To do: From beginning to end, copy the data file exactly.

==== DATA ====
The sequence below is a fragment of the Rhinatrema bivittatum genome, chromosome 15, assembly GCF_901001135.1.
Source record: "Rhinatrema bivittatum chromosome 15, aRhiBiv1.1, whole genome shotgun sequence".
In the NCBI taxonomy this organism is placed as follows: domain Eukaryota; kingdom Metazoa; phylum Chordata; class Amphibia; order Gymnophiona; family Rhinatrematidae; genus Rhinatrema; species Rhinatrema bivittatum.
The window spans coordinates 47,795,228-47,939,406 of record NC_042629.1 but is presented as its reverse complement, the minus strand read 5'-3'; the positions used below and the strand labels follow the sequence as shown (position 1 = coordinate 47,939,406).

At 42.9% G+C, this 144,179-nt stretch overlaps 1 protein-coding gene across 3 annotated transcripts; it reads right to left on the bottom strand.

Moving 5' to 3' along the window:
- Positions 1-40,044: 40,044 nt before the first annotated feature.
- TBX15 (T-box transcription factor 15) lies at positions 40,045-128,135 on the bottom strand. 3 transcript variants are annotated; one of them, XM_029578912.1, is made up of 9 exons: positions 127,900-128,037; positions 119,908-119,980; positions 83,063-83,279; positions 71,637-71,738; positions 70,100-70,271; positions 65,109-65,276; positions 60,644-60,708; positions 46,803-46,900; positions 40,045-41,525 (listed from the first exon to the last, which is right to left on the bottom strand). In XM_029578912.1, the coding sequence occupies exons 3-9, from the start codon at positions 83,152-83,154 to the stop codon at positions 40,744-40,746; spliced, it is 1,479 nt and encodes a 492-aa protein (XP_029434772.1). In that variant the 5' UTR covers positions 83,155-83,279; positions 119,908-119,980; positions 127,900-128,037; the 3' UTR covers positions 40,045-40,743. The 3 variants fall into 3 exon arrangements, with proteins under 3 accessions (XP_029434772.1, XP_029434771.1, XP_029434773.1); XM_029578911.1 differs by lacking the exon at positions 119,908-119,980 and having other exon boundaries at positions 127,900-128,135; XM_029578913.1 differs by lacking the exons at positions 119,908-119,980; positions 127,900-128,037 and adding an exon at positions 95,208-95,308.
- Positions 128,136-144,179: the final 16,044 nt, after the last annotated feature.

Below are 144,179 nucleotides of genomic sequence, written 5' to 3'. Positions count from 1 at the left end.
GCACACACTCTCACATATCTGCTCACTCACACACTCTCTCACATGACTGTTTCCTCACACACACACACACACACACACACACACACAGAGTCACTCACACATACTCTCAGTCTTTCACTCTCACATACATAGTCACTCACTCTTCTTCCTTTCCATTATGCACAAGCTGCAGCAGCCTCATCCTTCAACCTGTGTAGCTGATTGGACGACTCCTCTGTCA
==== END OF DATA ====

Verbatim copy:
The sequence below is a fragment of the Rhinatrema bivittatum genome, chromosome 15, assembly GCF_901001135.1.
Source record: "Rhinatrema bivittatum chromosome 15, aRhiBiv1.1, whole genome shotgun sequence".
In the NCBI taxonomy this organism is placed as follows: domain Eukaryota; kingdom Metazoa; phylum Chordata; class Amphibia; order Gymnophiona; family Rhinatrematidae; genus Rhinatrema; species Rhinatrema bivittatum.
The window spans coordinates 47,795,228-47,939,406 of record NC_042629.1 but is presented as its reverse complement, the minus strand read 5'-3'; the positions used below and the strand labels follow the sequence as shown (position 1 = coordinate 47,939,406).

At 42.9% G+C, this 144,179-nt stretch overlaps 1 protein-coding gene across 3 annotated transcripts; it reads right to left on the bottom strand.

Moving 5' to 3' along the window:
- Positions 1-40,044: 40,044 nt before the first annotated feature.
- TBX15 (T-box transcription factor 15) lies at positions 40,045-128,135 on the bottom strand. 3 transcript variants are annotated; one of them, XM_029578912.1, is made up of 9 exons: positions 127,900-128,037; positions 119,908-119,980; positions 83,063-83,279; positions 71,637-71,738; positions 70,100-70,271; positions 65,109-65,276; positions 60,644-60,708; positions 46,803-46,900; positions 40,045-41,525 (listed from the first exon to the last, which is right to left on the bottom strand). In XM_029578912.1, the coding sequence occupies exons 3-9, from the start codon at positions 83,152-83,154 to the stop codon at positions 40,744-40,746; spliced, it is 1,479 nt and encodes a 492-aa protein (XP_029434772.1). In that variant the 5' UTR covers positions 83,155-83,279; positions 119,908-119,980; positions 127,900-128,037; the 3' UTR covers positions 40,045-40,743. The 3 variants fall into 3 exon arrangements, with proteins under 3 accessions (XP_029434772.1, XP_029434771.1, XP_029434773.1); XM_029578911.1 differs by lacking the exon at positions 119,908-119,980 and having other exon boundaries at positions 127,900-128,135; XM_029578913.1 differs by lacking the exons at positions 119,908-119,980; positions 127,900-128,037 and adding an exon at positions 95,208-95,308.
- Positions 128,136-144,179: the final 16,044 nt, after the last annotated feature.

Below are 144,179 nucleotides of genomic sequence, written 5' to 3'. Positions count from 1 at the left end.
GCACACACTCTCACATATCTGCTCACTCACACACTCTCTCACATGACTGTTTCCTCACACACACACACACACACACACACACACACAGAGTCACTCACACATACTCTCAGTCTTTCACTCTCACATACATAGTCACTCACTCTTCTTCCTTTCCATTATGCACAAGCTGCAGCAGCCTCATCCTTCAACCTGTGTAGCTGATTGGACGACTCCTCTGTCA